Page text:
The Indiana Public Access Counselor disagrees with the Monroe County Public Library's (MCPL) private attorney, who says the nature of his work for the public institution is not subject to citizen or media scrutiny.
In response to a complaint from The Bloomington Alternative, Public Access Counselor Heather Neal said invoices from attorney Tom Bunger do not qualify as "attorney work product" under the Indiana Access to Public Records Act (APRA) and therefore are not exempt from public disclosure.
At the board's Feb. 20 meeting, Library Director Sara Laughlin denied for the second time a request from the Alternative for detailed records of the library's expenditures for outside legal representation, including the attorneys' names, the amounts paid, the dates and accountings of the services provided.
"He has advised me that that is covered by attorney-client privilege," she said. Laughlin had previously denied the same request via e-mail, again citing Bunger's same rationale.
When asked at the meeting for his opinion, Bunger said of the information requested, "That's between the client and the attorney."
The dispute over legal expenses followed a contentious library board work session, at which Trustee Randy Paul vowed to resist efforts to silence his public disagreements with the rest of the board.
After board President John Walsh opened discussion on a proposed "Board Member Ethics" policy, Paul read a statement defending his right to publicly oppose board actions he disagrees with.
Among other provisions, the ethics policy would require board members to "respect and support the majority decisions of the board."
Paul noted that after he had publicly criticized the former library director and spoke out against other board policies last summer, a move to have his appointment rescinded by the Monroe County Community School Corp. faltered in the face of public opposition. Paul is a school board appointee.
"In the end, the recall effort fizzled out after Superintendent (James) Harvey received 50 or 60 e-mails from concerned citizens who were quite upset about the removal of a trustee because they were speaking out on board policy," Paul said. "I fully realized at the time that those e-mails were not about me but the importance of preserving one of our most precious rights, that being free speech."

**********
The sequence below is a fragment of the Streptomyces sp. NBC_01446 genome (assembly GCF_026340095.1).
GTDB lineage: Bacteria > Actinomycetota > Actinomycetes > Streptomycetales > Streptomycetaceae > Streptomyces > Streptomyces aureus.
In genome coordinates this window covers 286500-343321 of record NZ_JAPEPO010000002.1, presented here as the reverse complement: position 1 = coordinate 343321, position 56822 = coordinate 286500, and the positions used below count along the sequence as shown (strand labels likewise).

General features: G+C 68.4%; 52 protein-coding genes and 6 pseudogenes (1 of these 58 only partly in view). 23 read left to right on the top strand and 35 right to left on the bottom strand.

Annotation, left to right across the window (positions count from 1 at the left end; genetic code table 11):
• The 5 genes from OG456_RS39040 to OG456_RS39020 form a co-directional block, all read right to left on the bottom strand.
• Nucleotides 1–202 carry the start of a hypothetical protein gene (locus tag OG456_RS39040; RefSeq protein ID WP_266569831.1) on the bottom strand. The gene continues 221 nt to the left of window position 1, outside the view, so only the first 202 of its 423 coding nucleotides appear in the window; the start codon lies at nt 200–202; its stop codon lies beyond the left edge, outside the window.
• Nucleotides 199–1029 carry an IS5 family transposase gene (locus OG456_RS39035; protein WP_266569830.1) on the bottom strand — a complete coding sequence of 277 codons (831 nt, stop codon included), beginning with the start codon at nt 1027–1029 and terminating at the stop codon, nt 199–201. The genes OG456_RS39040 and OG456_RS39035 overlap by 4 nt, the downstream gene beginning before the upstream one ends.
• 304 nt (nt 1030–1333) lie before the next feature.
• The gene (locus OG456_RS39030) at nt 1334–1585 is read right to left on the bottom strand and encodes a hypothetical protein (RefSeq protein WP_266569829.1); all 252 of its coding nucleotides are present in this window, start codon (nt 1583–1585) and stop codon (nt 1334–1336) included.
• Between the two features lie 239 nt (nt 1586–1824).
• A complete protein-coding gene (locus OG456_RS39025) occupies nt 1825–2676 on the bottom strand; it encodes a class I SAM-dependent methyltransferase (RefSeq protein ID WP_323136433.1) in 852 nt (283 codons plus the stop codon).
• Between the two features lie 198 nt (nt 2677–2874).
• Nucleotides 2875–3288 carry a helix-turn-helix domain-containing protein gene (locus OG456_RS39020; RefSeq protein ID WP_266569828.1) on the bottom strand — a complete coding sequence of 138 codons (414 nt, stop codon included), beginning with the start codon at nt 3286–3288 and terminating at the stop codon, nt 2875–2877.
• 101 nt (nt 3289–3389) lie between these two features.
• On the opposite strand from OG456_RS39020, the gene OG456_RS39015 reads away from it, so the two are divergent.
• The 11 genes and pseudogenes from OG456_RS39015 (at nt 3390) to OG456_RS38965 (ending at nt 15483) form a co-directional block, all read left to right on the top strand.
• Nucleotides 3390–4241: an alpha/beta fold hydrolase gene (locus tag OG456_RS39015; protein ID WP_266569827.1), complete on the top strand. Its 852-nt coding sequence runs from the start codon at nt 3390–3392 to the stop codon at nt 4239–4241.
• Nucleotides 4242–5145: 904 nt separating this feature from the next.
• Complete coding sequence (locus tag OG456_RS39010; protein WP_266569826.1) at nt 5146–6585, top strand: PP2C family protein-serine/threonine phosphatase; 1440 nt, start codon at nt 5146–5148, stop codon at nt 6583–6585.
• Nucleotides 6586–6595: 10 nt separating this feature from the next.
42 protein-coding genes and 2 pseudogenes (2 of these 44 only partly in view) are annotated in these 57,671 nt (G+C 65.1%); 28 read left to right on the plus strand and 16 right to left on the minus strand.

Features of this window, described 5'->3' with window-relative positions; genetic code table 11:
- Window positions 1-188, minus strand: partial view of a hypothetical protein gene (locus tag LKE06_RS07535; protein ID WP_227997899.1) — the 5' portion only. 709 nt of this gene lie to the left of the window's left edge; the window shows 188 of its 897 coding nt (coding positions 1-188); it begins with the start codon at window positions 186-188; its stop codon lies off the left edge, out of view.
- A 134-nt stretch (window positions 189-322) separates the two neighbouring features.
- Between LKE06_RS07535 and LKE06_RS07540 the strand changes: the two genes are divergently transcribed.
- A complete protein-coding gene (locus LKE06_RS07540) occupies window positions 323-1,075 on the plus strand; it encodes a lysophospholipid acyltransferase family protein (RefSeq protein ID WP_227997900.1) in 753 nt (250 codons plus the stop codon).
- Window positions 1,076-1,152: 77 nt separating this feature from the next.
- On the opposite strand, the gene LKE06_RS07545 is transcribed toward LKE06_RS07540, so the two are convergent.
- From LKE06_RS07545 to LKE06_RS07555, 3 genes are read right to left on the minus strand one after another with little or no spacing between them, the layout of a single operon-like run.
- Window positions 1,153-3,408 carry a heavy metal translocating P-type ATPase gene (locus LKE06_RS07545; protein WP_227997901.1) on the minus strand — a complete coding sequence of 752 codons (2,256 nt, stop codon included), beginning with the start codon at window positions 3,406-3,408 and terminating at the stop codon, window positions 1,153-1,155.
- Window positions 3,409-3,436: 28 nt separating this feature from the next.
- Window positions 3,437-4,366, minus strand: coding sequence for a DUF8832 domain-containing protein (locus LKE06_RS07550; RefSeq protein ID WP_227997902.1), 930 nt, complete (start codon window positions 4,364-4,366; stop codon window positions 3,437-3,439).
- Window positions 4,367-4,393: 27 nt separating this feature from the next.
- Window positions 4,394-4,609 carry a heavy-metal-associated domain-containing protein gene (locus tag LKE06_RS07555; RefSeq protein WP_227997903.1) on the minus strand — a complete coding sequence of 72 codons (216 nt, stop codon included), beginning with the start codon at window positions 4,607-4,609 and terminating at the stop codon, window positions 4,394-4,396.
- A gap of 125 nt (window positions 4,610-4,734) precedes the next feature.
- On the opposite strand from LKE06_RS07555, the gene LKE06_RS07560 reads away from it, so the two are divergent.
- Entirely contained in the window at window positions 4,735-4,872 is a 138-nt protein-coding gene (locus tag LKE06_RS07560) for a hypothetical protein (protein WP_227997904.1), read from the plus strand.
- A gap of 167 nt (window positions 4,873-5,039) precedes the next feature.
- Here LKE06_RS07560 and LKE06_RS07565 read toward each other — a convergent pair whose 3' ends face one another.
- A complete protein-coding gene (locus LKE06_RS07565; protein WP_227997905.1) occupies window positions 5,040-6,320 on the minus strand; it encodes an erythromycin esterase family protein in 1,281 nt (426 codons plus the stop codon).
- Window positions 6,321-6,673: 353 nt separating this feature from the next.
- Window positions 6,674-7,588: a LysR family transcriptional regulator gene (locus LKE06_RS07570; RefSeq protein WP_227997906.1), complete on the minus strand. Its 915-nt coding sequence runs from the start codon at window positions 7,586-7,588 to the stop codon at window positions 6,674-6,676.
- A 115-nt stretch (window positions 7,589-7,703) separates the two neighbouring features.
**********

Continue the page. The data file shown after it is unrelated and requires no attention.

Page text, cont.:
Board member Fred Risinger said he was angered after hearing Paul on the radio expressing opposition to a planned Feb. 13 executive session on collective bargaining. After Paul took his case to WFIU's Adam Regusea, Risinger said he considered asking the board to "censure" him.
"I didn't want to do it, and I'm not going to do it," Risinger said. But he didn't appreciate the implication that the board was holding secret meetings.
"I felt accused," he said, "and I didn't like it."
But Paul said executive sessions are in fact "secret meetings" and that he believes to his "core" that the one Walsh had planned was illegal.
He argued the board cannot meet behind closed doors for purposes of "collective bargaining" when the library union has yet to be formed. Laughlin reported at the regular meeting that a date for the library union vote was tentatively set for April 22 and that negotiations were ongoing.
Paul further argued that the law forbids participants in executive sessions from speaking publicly about what happens in them.
"Anything we talked about on the union could not leave that room," Paul said, challenging his fellow board members to explain what they have to say about the union that can't be said publicly. "That is a secret meeting. That is a meeting the public is not invited to, and more importantly, none of us can talk about it. It is totally secret."
He noted that the proposed ethics policy has been cited repeatedly by current and former board members when he spoke out in public.
"Every single time I have broken with this board and spoken out I have been referred to that ethics page," he said. "Every, single time."
The board took no action on the ethics policy at either the work session or the regular meeting.
Public Access Counselor Neal took less than four hours to issue an "informal opinion" in response to the Alternative's complaint. She included a copy of a September 2007 opinion she issued on an APRA case with similar issues in Bartholomew County.
Echoing Paul's arguments that hiding information from the public was "antidemocratic," Neal cited APRA: "Providing persons with information is an essential function of a representative government and an integral part of the routine duties of public officials and employees, whose duty it is to provide the information."
Her arguments that attorney invoices are public record under APRA rested largely on a 2005 Indiana Appeals Court ruling, Knightstown Banner v. Town of Knightstown, in which attorneys representing a public agency claimed their invoices were protected from public disclosure because they are "attorney-client confidential communications."
Neal acknowledged that "communications between attorneys and their clients are confidential by statute in Indiana." But she cited her predecessor, Anne Mullin O'Connor, who had argued, "It is difficult to conceive of an invoice containing only confidential communication."
While "attorney work products" are exempted from public disclosure by APRA, Neal wrote, a work product is defined as "information compiled by an attorney in reasonable anticipation of litigation. ... I do not believe invoices fall under the definition of attorney work product for purposes of the APRA."
Laughlin responded to Neal's conclusion in a Feb. 22 e-mail.
"I just reached Tom Bunger, and he needs to check with the public access counselor, so probably won't get that done till Monday," she wrote. "... I am going through the invoices and redacting the few instances where personnel privacy needs to be protected, so I can turn them over to you quickly if I get the OK."
Steven Higgs can be reached at .